Note: There is a third option between a personal referral to the hiring manager (best) and emailing your resume to jobs@ (worst): emailing your resume to someone in HR.
Over the past year or so I have observed this curiously illogical phenomenon: rarely do company websites list HR or recruiter contacts at the company, but almost all corporate recruiters have a profile on LinkedIn!
So if you can't find someone that you know at XYZ Company through networking, then search LinkedIn for people who work at that company, find someone in Recruiting or HR, and ask if you can apply for a job by sending your resume directly to him or her.
He might say "Sure!" or he might say "Apply online and I'll watch for it to arrive." Either way you now have someone who will personally handle your application and pass your resume on to the hiring manager!
And while I have emphasized LinkedIn so far in this column, don't forget other professional and social networking sites, such as Plaxo.com, FaceBook.com, MySpace.com, Classmates.com, etc.
OK, say you have tried using your personal and professional network and you still can't get a personal introduction to someone in the hiring process. What then?
Well, now you have to get creative. (Remember, you want to be at cause over your job search, not the affect of it!)
I'll give you an example of how you can get creatively at-cause over your job search, but keep in mind this is only one idea out of hundreds of ideas—the sky's the limit!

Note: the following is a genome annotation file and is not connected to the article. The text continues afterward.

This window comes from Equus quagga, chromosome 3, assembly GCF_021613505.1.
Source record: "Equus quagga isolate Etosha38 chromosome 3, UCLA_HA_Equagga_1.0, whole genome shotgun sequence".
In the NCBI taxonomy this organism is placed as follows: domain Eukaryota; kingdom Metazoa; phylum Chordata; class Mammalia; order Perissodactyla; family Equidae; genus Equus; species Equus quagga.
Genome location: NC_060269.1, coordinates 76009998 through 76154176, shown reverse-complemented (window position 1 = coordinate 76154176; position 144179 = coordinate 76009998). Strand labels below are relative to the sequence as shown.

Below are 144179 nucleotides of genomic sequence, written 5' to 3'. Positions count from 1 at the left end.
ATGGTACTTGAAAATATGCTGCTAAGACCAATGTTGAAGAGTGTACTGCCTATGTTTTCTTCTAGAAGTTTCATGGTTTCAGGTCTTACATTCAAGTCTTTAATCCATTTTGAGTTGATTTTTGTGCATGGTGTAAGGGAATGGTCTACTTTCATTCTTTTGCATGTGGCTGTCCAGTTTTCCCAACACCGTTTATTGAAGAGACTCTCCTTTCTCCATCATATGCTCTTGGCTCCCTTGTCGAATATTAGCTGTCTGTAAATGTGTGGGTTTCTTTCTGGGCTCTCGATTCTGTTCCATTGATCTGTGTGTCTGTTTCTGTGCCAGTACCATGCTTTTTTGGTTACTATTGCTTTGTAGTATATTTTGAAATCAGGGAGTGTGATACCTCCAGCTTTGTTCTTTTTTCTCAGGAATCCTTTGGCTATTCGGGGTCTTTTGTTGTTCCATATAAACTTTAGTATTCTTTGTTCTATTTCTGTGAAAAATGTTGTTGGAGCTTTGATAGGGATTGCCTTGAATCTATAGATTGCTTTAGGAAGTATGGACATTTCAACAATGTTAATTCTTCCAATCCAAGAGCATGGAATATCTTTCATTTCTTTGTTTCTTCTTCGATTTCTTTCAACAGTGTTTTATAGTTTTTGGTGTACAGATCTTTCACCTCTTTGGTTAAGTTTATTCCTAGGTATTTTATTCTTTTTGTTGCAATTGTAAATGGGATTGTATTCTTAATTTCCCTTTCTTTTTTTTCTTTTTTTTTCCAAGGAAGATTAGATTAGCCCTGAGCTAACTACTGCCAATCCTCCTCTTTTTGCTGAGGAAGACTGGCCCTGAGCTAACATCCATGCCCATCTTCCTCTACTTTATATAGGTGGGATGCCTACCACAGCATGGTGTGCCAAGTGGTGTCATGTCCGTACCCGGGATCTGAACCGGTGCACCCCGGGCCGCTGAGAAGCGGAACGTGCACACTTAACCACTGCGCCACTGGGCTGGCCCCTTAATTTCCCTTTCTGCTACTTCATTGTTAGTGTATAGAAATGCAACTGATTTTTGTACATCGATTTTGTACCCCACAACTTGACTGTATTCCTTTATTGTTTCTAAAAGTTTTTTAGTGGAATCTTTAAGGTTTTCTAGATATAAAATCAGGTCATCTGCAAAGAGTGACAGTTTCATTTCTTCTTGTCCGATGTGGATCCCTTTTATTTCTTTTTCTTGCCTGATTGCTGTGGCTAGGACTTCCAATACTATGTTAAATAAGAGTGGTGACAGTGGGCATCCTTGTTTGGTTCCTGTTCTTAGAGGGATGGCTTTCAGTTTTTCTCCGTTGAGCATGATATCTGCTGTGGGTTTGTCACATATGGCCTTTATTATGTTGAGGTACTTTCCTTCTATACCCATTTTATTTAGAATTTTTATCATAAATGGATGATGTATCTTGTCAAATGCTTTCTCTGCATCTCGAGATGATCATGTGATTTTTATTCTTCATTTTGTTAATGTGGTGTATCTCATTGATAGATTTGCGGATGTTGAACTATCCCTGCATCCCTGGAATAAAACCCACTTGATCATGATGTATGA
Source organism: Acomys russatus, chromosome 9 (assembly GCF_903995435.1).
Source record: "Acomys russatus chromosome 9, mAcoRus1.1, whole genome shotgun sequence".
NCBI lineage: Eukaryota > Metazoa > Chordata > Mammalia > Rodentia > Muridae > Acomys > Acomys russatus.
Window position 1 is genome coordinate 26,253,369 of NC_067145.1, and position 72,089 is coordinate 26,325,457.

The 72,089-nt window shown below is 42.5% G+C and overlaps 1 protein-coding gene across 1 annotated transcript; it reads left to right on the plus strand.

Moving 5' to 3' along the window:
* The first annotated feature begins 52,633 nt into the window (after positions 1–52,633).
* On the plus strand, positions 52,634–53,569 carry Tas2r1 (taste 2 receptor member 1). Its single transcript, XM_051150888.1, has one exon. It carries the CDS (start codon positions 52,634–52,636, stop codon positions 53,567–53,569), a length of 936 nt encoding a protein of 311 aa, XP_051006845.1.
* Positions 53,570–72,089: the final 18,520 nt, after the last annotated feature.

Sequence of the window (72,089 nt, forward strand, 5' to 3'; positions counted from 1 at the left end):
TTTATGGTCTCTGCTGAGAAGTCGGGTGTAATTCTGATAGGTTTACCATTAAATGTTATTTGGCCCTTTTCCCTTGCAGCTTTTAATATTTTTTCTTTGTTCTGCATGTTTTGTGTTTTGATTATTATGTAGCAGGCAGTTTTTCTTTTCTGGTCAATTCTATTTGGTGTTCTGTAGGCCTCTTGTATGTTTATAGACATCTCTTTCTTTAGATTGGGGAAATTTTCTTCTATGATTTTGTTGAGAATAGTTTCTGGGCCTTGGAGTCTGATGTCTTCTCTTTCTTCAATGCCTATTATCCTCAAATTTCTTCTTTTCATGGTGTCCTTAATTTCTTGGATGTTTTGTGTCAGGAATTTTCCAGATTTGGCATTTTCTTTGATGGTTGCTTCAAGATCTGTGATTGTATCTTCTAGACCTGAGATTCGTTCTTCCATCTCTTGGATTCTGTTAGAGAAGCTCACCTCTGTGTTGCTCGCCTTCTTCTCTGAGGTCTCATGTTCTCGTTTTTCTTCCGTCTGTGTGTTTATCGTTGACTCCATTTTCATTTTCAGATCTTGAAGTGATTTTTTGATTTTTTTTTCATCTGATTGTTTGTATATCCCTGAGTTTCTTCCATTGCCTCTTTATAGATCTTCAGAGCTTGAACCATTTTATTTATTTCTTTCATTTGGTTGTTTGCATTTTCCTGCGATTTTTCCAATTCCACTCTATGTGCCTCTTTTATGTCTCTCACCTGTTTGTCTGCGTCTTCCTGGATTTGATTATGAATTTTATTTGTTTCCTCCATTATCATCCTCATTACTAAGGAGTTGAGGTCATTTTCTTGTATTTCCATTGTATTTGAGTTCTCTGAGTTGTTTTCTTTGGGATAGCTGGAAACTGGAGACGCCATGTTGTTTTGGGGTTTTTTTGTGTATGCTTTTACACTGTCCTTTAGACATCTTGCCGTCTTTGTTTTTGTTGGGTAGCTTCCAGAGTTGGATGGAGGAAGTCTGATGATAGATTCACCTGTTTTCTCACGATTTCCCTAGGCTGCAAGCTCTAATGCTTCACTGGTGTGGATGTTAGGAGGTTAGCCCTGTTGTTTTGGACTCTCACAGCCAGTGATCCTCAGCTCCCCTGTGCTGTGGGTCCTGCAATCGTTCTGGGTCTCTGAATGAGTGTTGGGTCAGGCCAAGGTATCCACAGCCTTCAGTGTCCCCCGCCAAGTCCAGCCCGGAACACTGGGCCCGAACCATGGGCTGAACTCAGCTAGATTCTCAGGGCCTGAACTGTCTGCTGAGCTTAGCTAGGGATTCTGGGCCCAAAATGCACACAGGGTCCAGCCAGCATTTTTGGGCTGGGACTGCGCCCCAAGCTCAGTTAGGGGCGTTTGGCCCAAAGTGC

Chapter newsletter editors ALWAYS need articles, so write an article on hiring trends in your area. Pick the top ten companies in your area for which you’d like to work, call and ask for the documentation manager there (or whatever field you are in), and say “I’m writing an article for my professional organization’s newsletter on hiring trends in the tech comm industry—do you have five minutes for a quick interview?” Start by asking generic questions about their department, then ask about their plans to hire contract and perm people over the next six months. Finish by asking if he/she would like to see a copy of the article when it is published. (They almost always will.) Then get their contact info. Suddenly, you are on a FIRST NAME BASIS with the very people who would hire you! PLUS you know if they are hiring, will be hiring, and for what and by when!
You still have to write the article, of course, but you have a reason to follow up and an opportunity to mention that you, yourself, might be interested in the position if they say they are currently hiring or if they will be in the future
There are MANY ways to network, to get referrals, to become more than an anonymous email in a generic HR email In box.
All it takes is a little creativity and a whole lot of legwork.